Goalkeepers and Mental Strength

  • I thought the first topic I would tackle in this new blog is the often hidden feelings of a goalkeeper, the depression, the self doubt, the hyper criticism, the never ending chase for perfection that is the clean sheet, and the battle against the ill informed media on the subject. As a football fan and also a professional goalkeeping coach I guess I view the game slightly differently, looking for the minute details in the keepers movement, could they have made that save? Could they have caught the ball? Could it that goal have been prevented?. It's an annoying habit, as my dad will testify (he often sits next to me!), but I feel in order to expand my knowledge on goalkeeping it's vital to analyse every game to see if there is something new to learn, some way of improving myself, a different way of doing a drill or making a save. I think that this over analysis stems from being hyper critical of my own game when I played, I would often be on for a clean sheet, then curse myself as I conceded a sloppy goal due to my mind wandering to the pleasures of the clean sheeted glory. Usually one could be followed by two as I didn't learn to let the anger at losing the clean sheet go quickly enough.

     

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    I felt as a young keeper positive feedback would have worked for me, but those were the days of no keeper coaches, keepers were there to be shot at and nothing else. Being hyper critical of yourself seems a common trait for keepers, having spoken to colleagues about it many seem to also be of the sense that they are their own worst critic, getting them selves caught in a spiral of dark thoughts about their performance and how it could be improved. Reading a book recently about the late German keeper Robert Enke made me realise that I too was similar in that I was hyper critical of myself, and unfortunately I too was suffering with depression again. Book available here Robert in action here I currently make my living as a professional goalkeeper coach but I felt my standards were slipping despite favourable reviews and references, I was in a vicious circle of feeling that I wasn't giving value for money, that I was letting the keepers down, that I was wasting everyone's time. Reading about Robert made me realise I had a problem and seek help. It was not a place I wanted to be and I wanted to feel in love with my football again. As I mentioned earlier being a goalkeeper is often about being perfect, and whilst I am by no means perfect, perfection is what must be delivered if we, as keepers, are to meet the expectations of the team, manager and fans by not conceding a goal. Those expectations do pray on the keepers mind whether they let on or not, as a fan I know I have turned up to matches and had my heart sink when my favoured stopper of the day was not available to play, literally conceding that the replacement stopper had conceded before a ball has been kicked. Knowing how the fans, and team perceive you does pray on the keepers mind and that you need positivity to play your best.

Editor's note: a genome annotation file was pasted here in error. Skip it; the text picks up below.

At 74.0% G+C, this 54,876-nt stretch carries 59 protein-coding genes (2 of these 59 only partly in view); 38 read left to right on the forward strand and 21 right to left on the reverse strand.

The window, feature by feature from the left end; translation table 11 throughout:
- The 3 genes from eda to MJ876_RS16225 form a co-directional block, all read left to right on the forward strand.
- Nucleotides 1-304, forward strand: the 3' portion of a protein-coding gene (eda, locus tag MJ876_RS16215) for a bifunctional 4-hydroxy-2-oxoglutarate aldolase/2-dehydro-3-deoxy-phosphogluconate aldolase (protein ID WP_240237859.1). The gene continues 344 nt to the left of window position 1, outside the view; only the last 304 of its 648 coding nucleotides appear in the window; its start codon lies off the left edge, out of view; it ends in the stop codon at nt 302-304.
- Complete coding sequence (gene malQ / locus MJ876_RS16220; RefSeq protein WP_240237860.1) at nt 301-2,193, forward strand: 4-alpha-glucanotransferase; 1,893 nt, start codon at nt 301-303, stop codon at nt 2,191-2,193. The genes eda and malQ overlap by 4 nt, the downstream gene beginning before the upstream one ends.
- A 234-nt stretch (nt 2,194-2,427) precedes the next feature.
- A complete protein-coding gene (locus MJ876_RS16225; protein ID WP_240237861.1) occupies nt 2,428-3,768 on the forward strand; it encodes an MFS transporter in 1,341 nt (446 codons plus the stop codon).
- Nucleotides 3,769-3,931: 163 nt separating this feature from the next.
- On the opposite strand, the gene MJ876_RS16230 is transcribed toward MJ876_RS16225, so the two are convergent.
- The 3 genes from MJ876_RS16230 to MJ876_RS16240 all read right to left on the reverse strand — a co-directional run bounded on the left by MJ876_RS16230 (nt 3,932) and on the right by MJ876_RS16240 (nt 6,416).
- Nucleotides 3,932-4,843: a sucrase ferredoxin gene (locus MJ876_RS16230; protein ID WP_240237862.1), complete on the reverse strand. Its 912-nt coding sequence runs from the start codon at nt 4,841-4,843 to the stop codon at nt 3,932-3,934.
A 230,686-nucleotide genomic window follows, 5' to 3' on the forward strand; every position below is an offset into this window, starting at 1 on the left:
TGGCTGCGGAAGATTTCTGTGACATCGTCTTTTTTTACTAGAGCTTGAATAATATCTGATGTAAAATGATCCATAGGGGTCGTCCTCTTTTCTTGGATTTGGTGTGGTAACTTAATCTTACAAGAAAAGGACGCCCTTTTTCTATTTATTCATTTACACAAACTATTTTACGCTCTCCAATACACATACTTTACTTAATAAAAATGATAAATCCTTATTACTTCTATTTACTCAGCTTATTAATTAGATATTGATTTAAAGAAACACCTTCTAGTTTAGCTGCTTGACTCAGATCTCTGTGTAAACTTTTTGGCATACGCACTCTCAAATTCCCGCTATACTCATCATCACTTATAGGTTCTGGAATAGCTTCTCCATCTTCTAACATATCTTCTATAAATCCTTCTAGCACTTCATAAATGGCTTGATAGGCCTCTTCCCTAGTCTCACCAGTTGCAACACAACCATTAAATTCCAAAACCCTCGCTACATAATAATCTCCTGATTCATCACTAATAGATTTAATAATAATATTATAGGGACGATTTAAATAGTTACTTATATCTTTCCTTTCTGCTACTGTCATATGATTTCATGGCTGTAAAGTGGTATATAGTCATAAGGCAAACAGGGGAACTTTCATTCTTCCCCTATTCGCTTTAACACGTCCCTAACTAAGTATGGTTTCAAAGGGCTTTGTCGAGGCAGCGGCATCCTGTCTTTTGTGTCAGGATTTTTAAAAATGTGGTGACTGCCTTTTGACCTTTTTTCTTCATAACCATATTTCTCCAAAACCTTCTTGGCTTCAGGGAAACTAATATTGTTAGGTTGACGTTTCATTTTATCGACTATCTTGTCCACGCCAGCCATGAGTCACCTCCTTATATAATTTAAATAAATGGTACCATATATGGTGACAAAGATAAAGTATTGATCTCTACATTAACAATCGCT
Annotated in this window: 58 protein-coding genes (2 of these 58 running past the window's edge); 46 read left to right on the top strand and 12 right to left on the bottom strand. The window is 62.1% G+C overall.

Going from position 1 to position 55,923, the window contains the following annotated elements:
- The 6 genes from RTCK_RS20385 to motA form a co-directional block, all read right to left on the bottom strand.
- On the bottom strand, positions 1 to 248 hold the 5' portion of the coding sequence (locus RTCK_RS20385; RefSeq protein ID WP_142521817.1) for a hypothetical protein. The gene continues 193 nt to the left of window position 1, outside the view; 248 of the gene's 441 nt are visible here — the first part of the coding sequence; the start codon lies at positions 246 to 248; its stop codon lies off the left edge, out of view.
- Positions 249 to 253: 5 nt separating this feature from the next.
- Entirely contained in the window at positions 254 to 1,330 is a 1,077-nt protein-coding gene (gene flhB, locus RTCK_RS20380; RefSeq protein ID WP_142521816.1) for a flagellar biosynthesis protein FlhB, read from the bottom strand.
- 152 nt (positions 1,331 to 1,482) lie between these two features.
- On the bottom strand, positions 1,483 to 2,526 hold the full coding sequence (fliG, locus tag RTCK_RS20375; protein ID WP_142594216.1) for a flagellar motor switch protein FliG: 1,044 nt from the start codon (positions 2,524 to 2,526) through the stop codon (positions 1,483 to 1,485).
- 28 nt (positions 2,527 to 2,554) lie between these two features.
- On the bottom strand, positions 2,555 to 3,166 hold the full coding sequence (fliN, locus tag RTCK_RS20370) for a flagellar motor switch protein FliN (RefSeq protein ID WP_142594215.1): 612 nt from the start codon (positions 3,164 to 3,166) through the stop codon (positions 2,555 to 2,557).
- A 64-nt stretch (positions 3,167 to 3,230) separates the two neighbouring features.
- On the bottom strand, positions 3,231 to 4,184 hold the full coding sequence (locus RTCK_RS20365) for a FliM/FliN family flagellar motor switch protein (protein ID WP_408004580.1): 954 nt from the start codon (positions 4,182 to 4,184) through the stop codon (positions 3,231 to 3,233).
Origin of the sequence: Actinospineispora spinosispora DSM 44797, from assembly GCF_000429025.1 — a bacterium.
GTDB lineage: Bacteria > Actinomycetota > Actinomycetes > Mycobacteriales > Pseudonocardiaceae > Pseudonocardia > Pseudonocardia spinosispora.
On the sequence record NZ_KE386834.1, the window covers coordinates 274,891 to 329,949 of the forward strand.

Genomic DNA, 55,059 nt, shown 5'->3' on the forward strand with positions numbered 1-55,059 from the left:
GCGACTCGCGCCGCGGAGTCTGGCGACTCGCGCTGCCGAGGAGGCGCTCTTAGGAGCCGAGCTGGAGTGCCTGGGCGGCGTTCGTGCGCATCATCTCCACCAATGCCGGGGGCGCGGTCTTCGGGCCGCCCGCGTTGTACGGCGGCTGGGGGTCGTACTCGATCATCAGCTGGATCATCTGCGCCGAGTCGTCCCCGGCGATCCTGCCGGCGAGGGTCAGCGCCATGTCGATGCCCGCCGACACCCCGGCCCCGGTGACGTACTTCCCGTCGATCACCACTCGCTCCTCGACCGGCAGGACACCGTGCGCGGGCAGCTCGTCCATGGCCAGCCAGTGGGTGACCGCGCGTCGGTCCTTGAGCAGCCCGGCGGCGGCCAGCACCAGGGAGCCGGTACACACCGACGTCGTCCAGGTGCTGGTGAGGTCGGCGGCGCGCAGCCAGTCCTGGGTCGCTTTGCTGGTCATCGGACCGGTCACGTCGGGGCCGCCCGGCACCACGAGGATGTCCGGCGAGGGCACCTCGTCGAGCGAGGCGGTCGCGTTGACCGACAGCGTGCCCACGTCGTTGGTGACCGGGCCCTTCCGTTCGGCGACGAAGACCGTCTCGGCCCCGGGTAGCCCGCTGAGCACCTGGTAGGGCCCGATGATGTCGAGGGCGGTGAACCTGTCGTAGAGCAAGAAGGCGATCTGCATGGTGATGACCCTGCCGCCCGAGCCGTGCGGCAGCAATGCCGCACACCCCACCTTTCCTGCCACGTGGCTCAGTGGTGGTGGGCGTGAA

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    I have found that colleagues I have confided in about how I have been feeling about goalkeeping know instantly the torture a keeper puts themselves through and offer words of encouragement, but what if you are the only keeper at the club? Or the manager isolated you? The other keepers don't want to interact due to the competition? What then? I don't think there is a right or wrong answer BUT don't feel that you are the only one, and of course, DO tell/talk to someone.  Recently we have seen a lot of critics giving their two pence on David De Gea, admittedly a lot of these critics have played professionally but how many have played in goal? And can we let Alan Smith in to the GK union based on ten minutes in goal in a sky advert? They tell us that he is inexperienced compared to Anders Lindegaard, who whilst older at 27 to DDG's 21 years, has played only 100 professional games to DDG's 75. However I think we would all agree that La Liga and Europa League are a far higher standard than Danish football. So stats don't always tell the truth. Also people point to Lindegaard's clean sheet record but look at the teams they were against hardly world beaters. I'm not saying Lindegaard is a bad keeper, he clearly is a talented lad but DDG needs to be cut some slack by the media who appear to want him to fail. I don't think really we can point the finger on any of the goals he has conceded other than possibly the 1st goal v Basle and even that I'd contend he sent it away from goal and was unlucky it deflected off Evra's leg as it was going wide! So with this do some the media need a crash course in goalkeeping. And goalkeeping methodology? For me a resounding yes.

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    Until next time, I wish you clean sheets and worldies!  David

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